Theodore and Dorothy Archer retired to Hernando County in 1981 but never really settled down. For 20 years, the Archers did the Lord's work, driving a recreational vehicle from Florida to Canada, California to Maine, renovating churches with a group called Servants on Wheels.
It was the sudden onset of Alzheimer's disease that finally slowed Dorothy Archer.
Unable to cope with his wife's forgetfulness and agitation, Theodore moved her to an assisted living facility called Edwinola Manor. There, he thought, she would get the care and service she had given so selflessly as a church outreach worker.
Instead, nurses ignored a gaping pressure sore on her lower back until it had filled her body with raging toxins.
"There is no valid reason for such a wound developing undetected in an ALF resident," wrote Tim McClain, a registered nurse who investigated for the Department of Children and Families.
Archer, 90, was not the first Edwinola resident to fall victim to shoddy care.
In April 2008, 79-year-old resident Carmen DeArmas was hospitalized with a rotting, oozing foot, requiring surgery. Family members told investigators the injury was so bad, the woman's sock was "embedded into the skin," a DCF report says.
Two months later, Edwinola administrators told the Agency for Health Care Administration they had retrained workers to better recognize and report signs that a resident's health had deteriorated.
But in October, more problems emerged: AHCA found the home had failed to keep records on three more residents — including one whose pressure sore forced a hospital stay.
Once again, Edwinola administrators submitted a detailed plan for doing better.
The plan had just been put in place in October 2008 when Dorothy Archer was admitted to the retirement home, diagnosed with acute psychosis — the result of quickly progressing dementia.
The Archers had been inseparable for 37 years.
"We were always together,'' Theodore Archer said. "Everywhere I went, she was with me.''
But the retired naval chief petty officer — who survived the sinking of the USS Hornet at the Pacific battle of Santa Cruz in 1942 — was no match for his wife's Alzheimer's.
Confused and agitated, Archer had been hospitalized under Florida's involuntary commitment law when a neighbor suggested Edwinola, a 170-bed home in Dade City. Archer said he visited his wife every day — usually more than once.
Medical notes suggest Archer was faring well until March, when nurses feared a raspy cough might be pneumonia.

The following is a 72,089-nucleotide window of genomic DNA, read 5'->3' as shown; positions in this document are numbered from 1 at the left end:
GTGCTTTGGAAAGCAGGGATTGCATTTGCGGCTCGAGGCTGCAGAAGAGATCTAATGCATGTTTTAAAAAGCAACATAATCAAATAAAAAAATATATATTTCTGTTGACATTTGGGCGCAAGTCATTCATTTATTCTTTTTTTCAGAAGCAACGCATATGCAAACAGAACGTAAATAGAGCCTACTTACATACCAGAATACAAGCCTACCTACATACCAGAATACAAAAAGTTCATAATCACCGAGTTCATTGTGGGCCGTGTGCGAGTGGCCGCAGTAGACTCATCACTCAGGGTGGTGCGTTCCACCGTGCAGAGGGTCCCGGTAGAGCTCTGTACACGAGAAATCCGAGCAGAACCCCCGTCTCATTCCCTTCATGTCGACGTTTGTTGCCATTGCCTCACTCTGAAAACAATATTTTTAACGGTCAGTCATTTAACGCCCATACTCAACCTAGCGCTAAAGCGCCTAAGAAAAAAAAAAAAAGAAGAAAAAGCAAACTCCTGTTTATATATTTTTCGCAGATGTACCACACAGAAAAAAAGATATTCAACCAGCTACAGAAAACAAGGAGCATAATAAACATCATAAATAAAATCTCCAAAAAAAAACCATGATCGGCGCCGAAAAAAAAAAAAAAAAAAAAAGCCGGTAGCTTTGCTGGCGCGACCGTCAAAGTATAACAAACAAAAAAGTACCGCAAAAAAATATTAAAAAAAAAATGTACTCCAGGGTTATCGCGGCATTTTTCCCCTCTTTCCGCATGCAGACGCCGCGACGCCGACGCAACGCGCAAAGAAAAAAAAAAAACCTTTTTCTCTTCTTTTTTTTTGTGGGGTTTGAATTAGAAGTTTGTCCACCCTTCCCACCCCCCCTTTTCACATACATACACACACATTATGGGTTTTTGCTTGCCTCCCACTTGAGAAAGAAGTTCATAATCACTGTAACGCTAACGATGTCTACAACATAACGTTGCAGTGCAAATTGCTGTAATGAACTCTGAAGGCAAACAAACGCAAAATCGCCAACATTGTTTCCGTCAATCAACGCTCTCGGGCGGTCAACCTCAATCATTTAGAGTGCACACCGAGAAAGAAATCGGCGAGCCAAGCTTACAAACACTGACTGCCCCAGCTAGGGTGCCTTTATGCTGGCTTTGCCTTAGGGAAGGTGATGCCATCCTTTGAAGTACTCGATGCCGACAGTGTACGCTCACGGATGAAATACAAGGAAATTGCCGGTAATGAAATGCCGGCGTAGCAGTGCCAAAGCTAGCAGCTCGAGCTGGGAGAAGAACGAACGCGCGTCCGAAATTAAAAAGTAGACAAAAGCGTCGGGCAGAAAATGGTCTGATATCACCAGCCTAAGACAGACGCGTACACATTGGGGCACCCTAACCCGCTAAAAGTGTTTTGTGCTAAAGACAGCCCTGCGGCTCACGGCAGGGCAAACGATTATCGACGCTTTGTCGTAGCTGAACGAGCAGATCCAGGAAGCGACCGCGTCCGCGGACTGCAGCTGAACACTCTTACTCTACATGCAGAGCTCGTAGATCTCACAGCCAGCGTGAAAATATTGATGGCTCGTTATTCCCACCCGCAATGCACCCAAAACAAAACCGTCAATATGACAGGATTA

When Archer was sent to a nearby hospital for treatment, the home's notes documented only a "small" skin lesion, described two days earlier as a "red area" on her lower back.
But doctors immediately said the home's description of the wound was far from accurate. The festering sore, as large as a grapefruit, had become so infected it had turned black — and her kidney was failing, said Dr. Keith Rosenbach at Pasco Regional Medical Center.
"The poison is all throughout her body. There's no way I can save her,'' her husband said he was told by a doctor.
Archer was transferred to hospice. Aides cleaned her, and put her in a crisp new gown. Within 30 minutes, she was dead.
Later, state investigators questioned the home's treatment of Archer's blackened sore.
"It is obvious that ALF staff should have noticed the buttock wound,'' McClain, the DCF nurse, wrote. "It is also clear that there was a serious systemic failure at the ALF.'' Archer, he concluded, "was inadequately supervised and medically neglected.''
Janice Merrill, an Orlando lawyer who represents Edwinola, declined to comment.
The problems at Edwinola continued.
A month after her death, a woman was hospitalized with bruises on her arm, wrist, chest and buttocks. She also had been given three pain patches — triple the dose her doctor prescribed.
The woman, an investigator wrote, had been "overmedicated to the point of losing consciousness.''
During DCF's investigation, the home's director of nursing resigned. The facility once again told state agents it had "incorporated new safety measures and training to prevent recurrence," DCF records show.
But in November, regulators found more breakdowns — this time, after relatives complained a resident of the home was "acting strangely and no one knew why." Inspectors found the home had failed to provide crucial psychiatric and heart medications.
Once again, Edwinola promised to retrain its workers to make sure the problems didn't happen again, records state.
For Theodore Archer, 91, who is suing the home, learning that the facility had been warned twice before his wife's death to pay better attention to residents' health has made his loneliness even more difficult.
"Miss her? God, yes,'' Archer said. "I guess it'll be a long time missing her till I go.''